Ancient China has an incredibly rich historiographical tradition that is nearly as vast and complex as that of the Greeks. At the basis of this tradition lay Sima Qian’s ‘Records of the Grand Historian’, a monumental work on China’s history that spans the period between the reign of the mythical Yellow Emperor and that of the Han emperor Wu, Sima Qian’s contemporary. Sima Qian has been called the Chinese Herodotus, which at first glance seems to be a textbook example of the Eurocentric tendency to compare great eastern people to their western counterparts, but there are indeed some significant similarities between the two. Nevertheless, Sima Qian’s magnum opus – the Records of the Grand Historian, has a lot of unique Chinese characteristics as well.
Historiography in ancient China
Unlike Herodotus, Sima Qian was not the first one among his people to systematically investigate the past. Ever since the Shang dynasty (1558-1046 BC), court scribes kept annals in which they recorded the king’s words and deeds, along with remarkable natural occurrences. The ancient Chinese people believed that natural disasters were the direct result of the king’s behavior, so they took great care to record these events in a concise and objective way. This makes the annals highly reliable. The Spring and Autumn Annals (722-481 BC), for example, offers modern historians a lot of useful contemporary information on the Warring States Period. The court annals were written down for consultation by later astrologists. These astrologists would look for causal relationships between unfortunate events and the actions of certain kings.
A Grand History
Sima Qian (145-86 BC) was the son of Sima Tan, a court astrologer serving under the Han emperor Wu (r. 141-87 BC). During Wu’s reign Han China reached its zenith. He expanded Chinese influence westward to Central Asia and ruled the largest empire the world had yet seen. Emperor Wu had awarded Sima Tan with the office of ‘Grand Historian’. The Grand Historian’s duty was to investigate court annals to find out which days on the yearly calendar were favorable or unfavorable. Historiography in ancient China started off as a sub-discipline of astrology, but Sima Tan had greater ambitions. He wanted to create a more systematic work on the past, that included information from all the annals, records, sayings, and stories known to him. Sima Tan died before he could finish his work, however, and his son Sima Qian took it upon his to finish his father’s work.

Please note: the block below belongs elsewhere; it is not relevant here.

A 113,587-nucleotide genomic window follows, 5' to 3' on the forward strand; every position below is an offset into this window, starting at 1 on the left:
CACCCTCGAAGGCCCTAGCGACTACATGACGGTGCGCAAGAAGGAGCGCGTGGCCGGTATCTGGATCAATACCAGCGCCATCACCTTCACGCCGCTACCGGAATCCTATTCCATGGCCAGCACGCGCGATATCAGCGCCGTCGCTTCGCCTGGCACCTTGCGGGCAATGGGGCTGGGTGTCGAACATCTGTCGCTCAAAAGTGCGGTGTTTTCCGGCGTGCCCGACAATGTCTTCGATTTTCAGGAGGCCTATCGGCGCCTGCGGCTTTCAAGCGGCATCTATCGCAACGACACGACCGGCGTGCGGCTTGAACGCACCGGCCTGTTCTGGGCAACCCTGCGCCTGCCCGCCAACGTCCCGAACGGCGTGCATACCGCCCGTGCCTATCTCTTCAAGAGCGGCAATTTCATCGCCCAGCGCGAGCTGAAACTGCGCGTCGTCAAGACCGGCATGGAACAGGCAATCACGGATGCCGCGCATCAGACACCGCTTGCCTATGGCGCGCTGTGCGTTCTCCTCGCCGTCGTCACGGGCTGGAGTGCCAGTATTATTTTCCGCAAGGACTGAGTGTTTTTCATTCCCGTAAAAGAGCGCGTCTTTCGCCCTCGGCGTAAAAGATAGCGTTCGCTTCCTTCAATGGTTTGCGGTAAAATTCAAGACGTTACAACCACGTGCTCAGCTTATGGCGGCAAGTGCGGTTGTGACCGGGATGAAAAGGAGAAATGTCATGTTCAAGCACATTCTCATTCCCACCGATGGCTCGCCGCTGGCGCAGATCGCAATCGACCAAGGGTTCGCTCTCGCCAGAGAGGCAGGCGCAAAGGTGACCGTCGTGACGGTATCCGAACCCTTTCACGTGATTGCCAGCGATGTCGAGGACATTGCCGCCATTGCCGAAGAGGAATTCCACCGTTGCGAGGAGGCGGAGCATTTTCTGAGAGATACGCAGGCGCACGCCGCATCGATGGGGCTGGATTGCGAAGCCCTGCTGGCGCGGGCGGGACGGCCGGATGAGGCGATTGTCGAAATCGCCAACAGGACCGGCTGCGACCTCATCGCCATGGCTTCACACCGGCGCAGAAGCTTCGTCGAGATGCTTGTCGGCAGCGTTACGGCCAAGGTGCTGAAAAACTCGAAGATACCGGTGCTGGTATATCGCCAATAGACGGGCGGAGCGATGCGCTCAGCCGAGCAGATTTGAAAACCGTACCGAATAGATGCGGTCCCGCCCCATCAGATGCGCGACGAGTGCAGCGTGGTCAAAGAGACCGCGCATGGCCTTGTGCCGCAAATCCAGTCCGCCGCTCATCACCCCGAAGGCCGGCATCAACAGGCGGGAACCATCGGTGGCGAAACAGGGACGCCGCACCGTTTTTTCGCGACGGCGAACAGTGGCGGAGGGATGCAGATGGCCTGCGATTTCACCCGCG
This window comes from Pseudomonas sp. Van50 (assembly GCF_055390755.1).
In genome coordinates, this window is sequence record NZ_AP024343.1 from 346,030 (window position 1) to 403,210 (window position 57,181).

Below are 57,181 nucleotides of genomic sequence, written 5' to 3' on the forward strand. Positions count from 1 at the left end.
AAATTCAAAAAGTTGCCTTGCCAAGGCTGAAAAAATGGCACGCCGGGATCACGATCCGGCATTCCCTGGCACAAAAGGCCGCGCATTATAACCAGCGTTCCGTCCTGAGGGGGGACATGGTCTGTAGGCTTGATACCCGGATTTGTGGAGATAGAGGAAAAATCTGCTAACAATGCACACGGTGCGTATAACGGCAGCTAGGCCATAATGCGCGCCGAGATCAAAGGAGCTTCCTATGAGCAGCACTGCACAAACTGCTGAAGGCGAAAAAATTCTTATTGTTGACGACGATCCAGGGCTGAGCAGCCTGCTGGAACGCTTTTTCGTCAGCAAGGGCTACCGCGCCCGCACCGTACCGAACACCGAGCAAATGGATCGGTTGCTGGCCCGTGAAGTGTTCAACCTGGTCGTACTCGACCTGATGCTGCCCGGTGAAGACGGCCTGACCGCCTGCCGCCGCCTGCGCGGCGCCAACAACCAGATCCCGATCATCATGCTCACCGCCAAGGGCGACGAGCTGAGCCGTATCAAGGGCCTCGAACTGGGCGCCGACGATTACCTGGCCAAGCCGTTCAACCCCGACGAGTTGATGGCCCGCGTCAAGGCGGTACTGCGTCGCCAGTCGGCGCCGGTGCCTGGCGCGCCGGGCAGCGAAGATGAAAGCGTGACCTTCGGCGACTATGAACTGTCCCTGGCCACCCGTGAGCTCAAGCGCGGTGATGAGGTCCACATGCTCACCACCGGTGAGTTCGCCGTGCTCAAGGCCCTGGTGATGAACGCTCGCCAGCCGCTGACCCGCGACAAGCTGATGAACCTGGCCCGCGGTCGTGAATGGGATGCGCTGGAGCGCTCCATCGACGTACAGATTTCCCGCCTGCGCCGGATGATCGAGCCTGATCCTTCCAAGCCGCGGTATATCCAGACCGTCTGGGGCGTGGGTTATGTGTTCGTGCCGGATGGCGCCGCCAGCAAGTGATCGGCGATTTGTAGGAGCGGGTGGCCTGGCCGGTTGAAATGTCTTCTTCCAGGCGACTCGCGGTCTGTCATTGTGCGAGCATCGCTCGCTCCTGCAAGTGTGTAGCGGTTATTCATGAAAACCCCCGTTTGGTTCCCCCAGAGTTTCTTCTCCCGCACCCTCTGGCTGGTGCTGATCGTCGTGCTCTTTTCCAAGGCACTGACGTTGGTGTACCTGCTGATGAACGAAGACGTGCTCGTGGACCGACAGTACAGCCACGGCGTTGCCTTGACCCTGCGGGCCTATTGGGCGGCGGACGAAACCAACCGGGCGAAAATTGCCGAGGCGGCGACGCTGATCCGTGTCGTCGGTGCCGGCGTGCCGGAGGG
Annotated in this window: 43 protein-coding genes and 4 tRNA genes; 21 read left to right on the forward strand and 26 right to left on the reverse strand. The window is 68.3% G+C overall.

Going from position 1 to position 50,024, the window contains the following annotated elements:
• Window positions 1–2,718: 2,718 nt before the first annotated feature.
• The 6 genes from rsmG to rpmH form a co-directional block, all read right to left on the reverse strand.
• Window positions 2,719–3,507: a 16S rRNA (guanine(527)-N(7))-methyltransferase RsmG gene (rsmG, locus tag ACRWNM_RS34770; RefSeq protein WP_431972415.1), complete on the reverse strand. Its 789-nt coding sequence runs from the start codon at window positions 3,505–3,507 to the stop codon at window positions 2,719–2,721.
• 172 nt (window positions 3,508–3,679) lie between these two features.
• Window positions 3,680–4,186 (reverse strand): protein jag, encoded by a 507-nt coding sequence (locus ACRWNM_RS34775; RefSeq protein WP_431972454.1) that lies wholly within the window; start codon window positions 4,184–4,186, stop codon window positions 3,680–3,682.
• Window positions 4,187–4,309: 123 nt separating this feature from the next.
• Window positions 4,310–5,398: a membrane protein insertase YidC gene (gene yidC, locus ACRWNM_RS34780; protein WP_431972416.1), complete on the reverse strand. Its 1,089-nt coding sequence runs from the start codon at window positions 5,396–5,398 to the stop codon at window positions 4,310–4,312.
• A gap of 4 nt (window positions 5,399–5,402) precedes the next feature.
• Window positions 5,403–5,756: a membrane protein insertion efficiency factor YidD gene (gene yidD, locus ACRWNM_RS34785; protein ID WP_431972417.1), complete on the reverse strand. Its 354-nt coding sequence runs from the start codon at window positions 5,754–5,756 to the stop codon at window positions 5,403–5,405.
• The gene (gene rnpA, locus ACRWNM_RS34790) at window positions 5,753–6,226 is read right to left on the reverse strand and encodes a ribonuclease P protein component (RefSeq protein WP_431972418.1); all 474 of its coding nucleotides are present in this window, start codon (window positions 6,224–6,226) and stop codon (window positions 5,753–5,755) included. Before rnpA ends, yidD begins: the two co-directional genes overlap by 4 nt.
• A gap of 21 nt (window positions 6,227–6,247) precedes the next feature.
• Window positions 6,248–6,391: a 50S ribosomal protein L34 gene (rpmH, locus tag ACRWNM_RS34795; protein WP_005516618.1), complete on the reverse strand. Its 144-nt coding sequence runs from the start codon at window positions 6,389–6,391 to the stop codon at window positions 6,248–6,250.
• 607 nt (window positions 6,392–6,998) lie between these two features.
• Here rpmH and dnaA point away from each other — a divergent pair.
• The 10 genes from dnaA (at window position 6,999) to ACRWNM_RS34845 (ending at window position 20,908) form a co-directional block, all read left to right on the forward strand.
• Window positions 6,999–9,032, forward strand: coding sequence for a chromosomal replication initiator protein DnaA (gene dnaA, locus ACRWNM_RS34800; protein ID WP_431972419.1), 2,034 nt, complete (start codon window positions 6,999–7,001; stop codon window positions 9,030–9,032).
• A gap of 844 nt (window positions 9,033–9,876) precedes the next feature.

Sima Qian had already built up a good resume as a researcher before he succeeded his father as Grand Historian. He had traveled across China as royal attendant and he had visited all the historically significant places. He also interviewed the local people, like Herodotus did. He probably did this to help his father with his work. Sima Qian was an independent researcher whose investigations went beyond what was expected of him as an astrologer. His work – and that of his father – was a highly personal endeavor. When his father died in 109 BC, Sima Qian continued his work and in 105 BC he was appointed Grand Historian. He spent most of his life writing his history, despite the hardships that were brought on him. Because of intrigues at the court, Sima Qian was threatened with a death sentence, imprisoned and castrated, but he refused to commit honorable suicide because he wanted to finish his father’s work. That way, he entered history as a martyr for historiography.